(Bloomberg) — Oil advanced as China made further progress toward reopening, OPEC+ kept output steady and sanctions on Russian crude kicked in.
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West Texas Intermediate rose to $81 a barrel, building on a nearly 5% gain last week, as key urban centers including Shanghai announced further easing of Covid restrictions over the weekend. The Organization of the Petroleum Exporting Countries and allies including Russia agreed to keep output at current levels on Sunday, pausing to take stock of the global market.
To further punish Moscow for its incursion into Ukraine, the European Union, in tandem with the Group of Seven, agreed to impose a $60-a-barrel cap on Russian crude while banning most seaborne imports from Monday. The initiative aims to punish Russia financially while keeping that nation’s oil flowing to other countries. Russian Deputy Prime Minister Alexander Novak again rejected the cap, saying the country was ready to cut production if necessary.
Oil’s gain is the latest reversal in a year that has been extremely volatile for the world’s most important commodity, with markets rattled by Europe’s biggest land conflict since World War II and an aggressive round of central bank tightening to combat with rampant inflation. After hitting their lowest level since December early last week, benchmark US prices have since recovered.
“It remains uncertain whether the plan will ensure the smooth flow of Russian barrels to Asian markets or whether there will be a material disruption,” RBC Capital Markets analysts including Helima Croft said in a note, referring to the price cap and potential implications. “Any clear indication that Russia is ready to halt oil exports could send prices soaring in the coming days.”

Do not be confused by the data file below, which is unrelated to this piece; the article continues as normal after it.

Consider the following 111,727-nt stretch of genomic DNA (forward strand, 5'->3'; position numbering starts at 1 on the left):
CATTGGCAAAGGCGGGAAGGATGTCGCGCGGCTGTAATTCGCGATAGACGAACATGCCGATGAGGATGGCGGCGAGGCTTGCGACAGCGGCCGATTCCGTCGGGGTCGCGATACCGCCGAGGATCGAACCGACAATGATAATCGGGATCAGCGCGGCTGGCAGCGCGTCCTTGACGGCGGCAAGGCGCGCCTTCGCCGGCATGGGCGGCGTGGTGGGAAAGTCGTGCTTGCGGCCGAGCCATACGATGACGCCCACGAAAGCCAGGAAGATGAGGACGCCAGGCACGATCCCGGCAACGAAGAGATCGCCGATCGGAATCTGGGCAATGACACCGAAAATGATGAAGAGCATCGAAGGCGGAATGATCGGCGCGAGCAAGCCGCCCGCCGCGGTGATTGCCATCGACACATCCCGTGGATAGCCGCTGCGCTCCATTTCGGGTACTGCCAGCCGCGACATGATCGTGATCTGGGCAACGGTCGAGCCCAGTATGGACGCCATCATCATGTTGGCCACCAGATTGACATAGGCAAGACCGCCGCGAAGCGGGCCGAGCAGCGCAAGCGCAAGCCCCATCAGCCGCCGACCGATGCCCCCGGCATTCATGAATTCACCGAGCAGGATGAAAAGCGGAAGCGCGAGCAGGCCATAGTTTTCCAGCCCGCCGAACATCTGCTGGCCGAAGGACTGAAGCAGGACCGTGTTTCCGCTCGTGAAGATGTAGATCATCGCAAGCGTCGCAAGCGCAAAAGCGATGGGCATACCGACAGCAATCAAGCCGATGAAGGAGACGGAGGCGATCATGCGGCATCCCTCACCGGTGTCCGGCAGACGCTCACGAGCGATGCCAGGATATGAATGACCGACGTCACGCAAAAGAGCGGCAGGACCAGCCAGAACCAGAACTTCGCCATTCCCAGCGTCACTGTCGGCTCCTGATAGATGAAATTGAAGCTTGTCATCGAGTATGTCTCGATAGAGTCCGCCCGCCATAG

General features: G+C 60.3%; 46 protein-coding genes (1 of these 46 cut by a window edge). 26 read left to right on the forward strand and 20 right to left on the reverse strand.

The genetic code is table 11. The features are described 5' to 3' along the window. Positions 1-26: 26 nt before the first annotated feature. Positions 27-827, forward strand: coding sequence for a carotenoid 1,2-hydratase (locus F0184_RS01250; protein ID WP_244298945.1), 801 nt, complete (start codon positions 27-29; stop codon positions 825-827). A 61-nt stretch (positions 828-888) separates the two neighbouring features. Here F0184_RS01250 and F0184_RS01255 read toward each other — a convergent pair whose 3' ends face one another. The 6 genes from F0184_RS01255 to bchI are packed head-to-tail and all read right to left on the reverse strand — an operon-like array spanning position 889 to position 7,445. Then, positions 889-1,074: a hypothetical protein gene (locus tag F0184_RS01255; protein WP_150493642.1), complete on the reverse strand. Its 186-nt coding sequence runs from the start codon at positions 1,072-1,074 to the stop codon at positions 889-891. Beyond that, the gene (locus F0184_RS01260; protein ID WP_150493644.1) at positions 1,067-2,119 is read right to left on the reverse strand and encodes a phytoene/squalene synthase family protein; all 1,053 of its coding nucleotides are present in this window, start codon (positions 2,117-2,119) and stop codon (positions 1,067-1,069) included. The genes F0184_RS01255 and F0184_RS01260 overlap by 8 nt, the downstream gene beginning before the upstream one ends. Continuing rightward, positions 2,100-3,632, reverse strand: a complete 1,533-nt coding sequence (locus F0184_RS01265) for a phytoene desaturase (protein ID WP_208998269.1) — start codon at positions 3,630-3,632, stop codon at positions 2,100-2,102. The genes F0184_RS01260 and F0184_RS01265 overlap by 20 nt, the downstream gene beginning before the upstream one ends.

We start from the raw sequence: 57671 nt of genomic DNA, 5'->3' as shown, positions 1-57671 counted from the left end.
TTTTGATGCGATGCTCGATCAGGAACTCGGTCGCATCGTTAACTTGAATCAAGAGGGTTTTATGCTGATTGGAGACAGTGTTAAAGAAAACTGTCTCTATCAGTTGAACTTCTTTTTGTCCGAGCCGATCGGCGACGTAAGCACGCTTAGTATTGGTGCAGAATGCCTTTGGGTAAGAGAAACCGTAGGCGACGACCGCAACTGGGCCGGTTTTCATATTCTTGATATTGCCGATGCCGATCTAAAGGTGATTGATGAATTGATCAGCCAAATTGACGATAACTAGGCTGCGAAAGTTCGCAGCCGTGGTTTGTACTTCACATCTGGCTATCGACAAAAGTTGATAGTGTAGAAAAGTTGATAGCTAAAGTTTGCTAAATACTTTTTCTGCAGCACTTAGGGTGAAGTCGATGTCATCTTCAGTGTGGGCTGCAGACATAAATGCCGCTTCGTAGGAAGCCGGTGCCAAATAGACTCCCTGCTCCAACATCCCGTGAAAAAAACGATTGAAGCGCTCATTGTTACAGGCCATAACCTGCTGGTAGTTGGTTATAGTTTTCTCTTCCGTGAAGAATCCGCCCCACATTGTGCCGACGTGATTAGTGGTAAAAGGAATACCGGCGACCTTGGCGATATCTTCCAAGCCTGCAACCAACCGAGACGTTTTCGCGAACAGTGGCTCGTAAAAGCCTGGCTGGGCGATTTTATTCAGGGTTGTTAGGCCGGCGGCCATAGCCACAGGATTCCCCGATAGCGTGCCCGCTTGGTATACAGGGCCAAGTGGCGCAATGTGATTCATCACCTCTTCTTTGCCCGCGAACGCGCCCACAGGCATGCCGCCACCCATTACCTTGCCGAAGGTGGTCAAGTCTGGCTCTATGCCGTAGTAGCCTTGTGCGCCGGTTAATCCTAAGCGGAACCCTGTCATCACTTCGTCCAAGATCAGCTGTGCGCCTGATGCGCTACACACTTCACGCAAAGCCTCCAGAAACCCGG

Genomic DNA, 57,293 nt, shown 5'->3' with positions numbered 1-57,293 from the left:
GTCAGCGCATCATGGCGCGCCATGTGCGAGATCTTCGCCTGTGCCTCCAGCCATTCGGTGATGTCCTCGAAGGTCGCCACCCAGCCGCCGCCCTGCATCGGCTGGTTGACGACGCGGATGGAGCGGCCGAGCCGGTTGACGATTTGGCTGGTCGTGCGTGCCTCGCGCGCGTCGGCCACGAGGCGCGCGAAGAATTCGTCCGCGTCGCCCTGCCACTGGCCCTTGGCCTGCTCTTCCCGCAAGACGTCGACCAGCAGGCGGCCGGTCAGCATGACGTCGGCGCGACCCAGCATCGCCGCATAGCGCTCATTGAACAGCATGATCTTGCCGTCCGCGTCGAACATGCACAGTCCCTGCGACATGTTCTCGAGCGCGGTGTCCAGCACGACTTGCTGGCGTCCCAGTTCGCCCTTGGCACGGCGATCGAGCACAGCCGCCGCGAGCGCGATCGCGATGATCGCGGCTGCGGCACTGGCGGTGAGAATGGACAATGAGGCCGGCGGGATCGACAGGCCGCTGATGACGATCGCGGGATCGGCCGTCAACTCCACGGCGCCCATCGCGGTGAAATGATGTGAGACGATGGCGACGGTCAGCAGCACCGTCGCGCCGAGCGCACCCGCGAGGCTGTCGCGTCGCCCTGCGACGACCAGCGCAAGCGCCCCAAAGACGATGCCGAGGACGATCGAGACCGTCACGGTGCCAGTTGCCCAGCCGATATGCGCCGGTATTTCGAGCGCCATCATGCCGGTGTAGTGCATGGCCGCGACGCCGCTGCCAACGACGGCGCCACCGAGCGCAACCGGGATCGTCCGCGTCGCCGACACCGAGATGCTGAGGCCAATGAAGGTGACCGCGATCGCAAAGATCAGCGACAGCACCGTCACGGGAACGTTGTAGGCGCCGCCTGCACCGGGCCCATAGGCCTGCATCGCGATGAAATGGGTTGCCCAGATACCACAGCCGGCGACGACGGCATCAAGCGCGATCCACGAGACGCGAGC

Oil traders have been fixated in recent weeks on China’s rapidly changing approach to dealing with Covid-19. After a rare round of protests, authorities moved to ease restrictions, helping the outlook for demand for energy as well as other commodities. Major cities including Shanghai, Shenzhen and Guangzhou have eased restrictions in recent days, accelerating the move to reopen.
The OPEC+ agreement came after an online meeting that replaced what was originally supposed to be an in-person meeting at the group’s headquarters in Vienna. The joint ministerial monitoring committee overseeing the implementation of the production cuts will meet again on February 1, according to delegates. Most analysts expected no change in supply policy during the weekend session.
The deal to cap Russian crude prices was months in the making as the US expressed concern that an EU ban on Russian oil and related insurance and financial services would lead to a damaging spike in prices. Still, the now-agreed level is about $10 above Russia’s key Urals grade, suggesting its impact on those flows may be limited. In Asia, however, the ceiling is below the price of ESPO crude, which is loaded from the Russian Far East.
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